Which is why, that day in my living room, when I got a tiny flash of what it would mean to live in a world like that, I was profoundly grateful. It was a very small link to some of my ancestors in the faith, and it gave me a glimpse of a world drenched in meaning and haunted with God’s presence in a way I hadn’t experienced before.

I don’t have the ability to stay in that world for too long, my mind has inherited the Enlightenment and the Age of Rationality and Materialism and all the other schools of thought between that time and our own.

But that’s why historical fiction is so much fun. For a short time we can leave our time behind and enter another one, and get a taste of what it was like “back then.” And for the writer, this is both a terrifying challenge and a deeply satisfying exercise, if your words come out just right.


Photo credit: Celtic Cross, St. Patrick’s, Drumbeg, by Albert Bridge 

Review: The Serpent Sword, by Matthew Harffy

I first encountered Matthew Harffy as we were both wandering around cyberspace, tracking down interesting bits of information about 7th century Northumbria. As it turns out, we were both writing books about this time and place, although in different genres. Matthew’s book is strictly historical, while mine is historical fantasy.

Matthew is a little ahead of me in the journey to publication; his book, The Serpent Sword (Bernicia Chronicles, Book One) was self-published in May of this year, and it is garnering some impressive reviews on Amazon and Goodreads. I was eager to read it, but a very busy summer got the best of me and I finally finished it last month.

The Serpent Sword is the story of Beobrand, a young man from Cantware (modern-day Kent, in the south of England) who is propelled from his everyday life as a farmer by his mother’s death from the plague and the mysterious death of his abusive father. Beobrand is left alone, and heads north to join his brother, the warrior Octa, who is serving in the king’s war band in the Bernician fortress of Bebbanburg.

But life is never that simple, especially in this violent and unstable time. The year is 633 AD, and Edwin is on Bernicia’s throne, but forces are gathering against him, namely Penda of Mercia and Cadwallon of Gwynedd, a kingdom of northern Wales. Beobrand quickly discovers that his brother has been murdered, and he sets out on a journey to find his brother’s killer and bring him to justice. Along the way we see Beobrand evolve from callow youth to seasoned warrior, and by the time he finally meets his brother’s murderer, we are thoroughly caught up in his search for justice.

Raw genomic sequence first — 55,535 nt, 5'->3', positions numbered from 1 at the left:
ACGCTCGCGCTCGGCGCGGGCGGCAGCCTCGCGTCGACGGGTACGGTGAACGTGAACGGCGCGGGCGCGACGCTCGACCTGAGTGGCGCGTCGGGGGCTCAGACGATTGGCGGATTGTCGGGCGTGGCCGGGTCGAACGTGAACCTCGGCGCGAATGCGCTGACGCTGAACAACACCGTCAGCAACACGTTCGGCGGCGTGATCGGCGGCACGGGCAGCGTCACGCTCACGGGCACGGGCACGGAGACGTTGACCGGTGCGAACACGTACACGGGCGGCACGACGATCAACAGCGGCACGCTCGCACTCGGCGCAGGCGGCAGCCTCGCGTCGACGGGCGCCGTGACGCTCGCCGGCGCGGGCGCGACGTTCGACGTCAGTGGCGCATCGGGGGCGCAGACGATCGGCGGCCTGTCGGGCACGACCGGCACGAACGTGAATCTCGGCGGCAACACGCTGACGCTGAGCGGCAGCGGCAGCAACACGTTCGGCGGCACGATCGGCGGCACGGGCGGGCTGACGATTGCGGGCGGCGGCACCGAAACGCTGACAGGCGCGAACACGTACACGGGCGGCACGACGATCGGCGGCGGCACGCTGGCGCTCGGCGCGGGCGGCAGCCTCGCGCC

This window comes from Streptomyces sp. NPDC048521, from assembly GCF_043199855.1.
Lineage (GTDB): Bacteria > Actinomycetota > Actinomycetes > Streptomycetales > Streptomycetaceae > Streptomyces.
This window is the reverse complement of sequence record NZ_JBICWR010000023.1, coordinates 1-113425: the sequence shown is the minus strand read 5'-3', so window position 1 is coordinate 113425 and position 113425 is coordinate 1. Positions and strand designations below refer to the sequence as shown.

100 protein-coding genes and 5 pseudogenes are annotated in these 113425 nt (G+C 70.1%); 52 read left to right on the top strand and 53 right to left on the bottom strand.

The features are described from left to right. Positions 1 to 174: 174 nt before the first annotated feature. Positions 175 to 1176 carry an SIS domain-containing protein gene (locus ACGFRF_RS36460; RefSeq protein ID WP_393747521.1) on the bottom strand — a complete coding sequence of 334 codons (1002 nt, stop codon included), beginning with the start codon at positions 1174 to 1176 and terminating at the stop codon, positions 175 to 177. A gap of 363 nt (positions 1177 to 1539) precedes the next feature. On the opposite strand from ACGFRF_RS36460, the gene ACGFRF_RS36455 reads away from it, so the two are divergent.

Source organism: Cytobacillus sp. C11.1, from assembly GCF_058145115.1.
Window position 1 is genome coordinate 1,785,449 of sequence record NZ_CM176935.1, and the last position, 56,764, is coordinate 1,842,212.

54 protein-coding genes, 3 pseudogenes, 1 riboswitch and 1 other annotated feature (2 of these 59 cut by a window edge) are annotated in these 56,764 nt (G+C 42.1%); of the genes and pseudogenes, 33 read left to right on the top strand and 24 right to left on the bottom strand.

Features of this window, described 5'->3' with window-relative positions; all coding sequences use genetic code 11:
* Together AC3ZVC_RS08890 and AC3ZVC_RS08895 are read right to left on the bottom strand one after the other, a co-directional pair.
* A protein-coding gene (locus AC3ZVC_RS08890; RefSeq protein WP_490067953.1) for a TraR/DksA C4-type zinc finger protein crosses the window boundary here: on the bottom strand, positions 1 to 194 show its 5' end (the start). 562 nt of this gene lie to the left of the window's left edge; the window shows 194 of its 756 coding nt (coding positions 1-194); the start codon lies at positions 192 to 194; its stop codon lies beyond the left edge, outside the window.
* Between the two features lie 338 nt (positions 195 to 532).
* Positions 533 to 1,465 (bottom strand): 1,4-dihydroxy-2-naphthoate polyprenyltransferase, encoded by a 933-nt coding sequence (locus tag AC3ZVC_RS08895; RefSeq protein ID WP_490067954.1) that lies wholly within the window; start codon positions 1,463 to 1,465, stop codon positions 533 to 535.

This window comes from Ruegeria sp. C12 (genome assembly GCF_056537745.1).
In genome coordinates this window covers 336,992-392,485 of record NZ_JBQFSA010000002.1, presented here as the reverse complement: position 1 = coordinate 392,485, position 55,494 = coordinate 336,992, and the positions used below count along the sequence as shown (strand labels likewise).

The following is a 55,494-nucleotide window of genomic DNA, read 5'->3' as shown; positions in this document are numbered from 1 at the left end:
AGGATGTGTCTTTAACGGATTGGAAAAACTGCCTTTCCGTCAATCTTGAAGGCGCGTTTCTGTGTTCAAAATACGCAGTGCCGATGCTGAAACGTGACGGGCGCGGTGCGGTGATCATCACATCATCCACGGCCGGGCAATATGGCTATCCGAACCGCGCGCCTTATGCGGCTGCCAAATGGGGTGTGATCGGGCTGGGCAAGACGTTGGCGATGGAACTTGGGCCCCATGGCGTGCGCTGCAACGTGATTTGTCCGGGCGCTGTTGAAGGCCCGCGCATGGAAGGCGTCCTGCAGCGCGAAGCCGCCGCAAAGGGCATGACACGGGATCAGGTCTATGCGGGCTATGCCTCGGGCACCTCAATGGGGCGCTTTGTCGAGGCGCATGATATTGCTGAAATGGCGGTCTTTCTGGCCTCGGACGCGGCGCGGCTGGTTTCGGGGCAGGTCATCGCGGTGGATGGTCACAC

This is violent book, reflecting the times, so be warned. Harffy does a good job of letting us know what it would have been like to be a warrior in the sheildwall. We are right there with Beobrand as he fights for his life and for the glory of his king. We feel his fear and the excitement of battle, and see the blood fly. Not for the faint of heart!

Harffy is a good writer, and the story moves along smoothly for the most part, although I will admit to struggling a bit with the “head-hopping” from one character’s point of view to another within the same scene that happens here and there in the book. It can be a bit distracting at times. But this is Harffy’s debut novel, and I know he will only improve. For the most part the writing  is skillfully executed, with just enough details to fill in the picture for us of the time and place, but not so much that we get bogged down, which can be a danger for historical novelists.

Harffy has obviously done careful research on the setting. Northumbria in the 7th century is presented with skill, and we get a realistic portrayal of what life would have been like in this time and place. Beobrand is a sympathetic character, with weaknesses that he must overcome along the way to his final goal. I liked the way his journey is portrayed; he doesn’t always make the right choices, but they are the best choices he can make at the time considering the circumstances, and he is left to wrestle with the consequences of some of those choices.

Along the way he makes some friends and enemies, and is even given a chance at love. But it all must wait until he avenges his brother’s death. The climax of the book is exciting and satisfying, although we are certainly left wanting to know more of Beobrand’s story.

Which is a good thing, as Harffy is currently working on Book Two of the Bernicia Chronicles, The Cross and the Curse, due sometime next year!

Bottom line: The Serpent Sword is exciting, gritty, and realistic, with an engaging main character. Fans of Bernard Cornwall would like this one!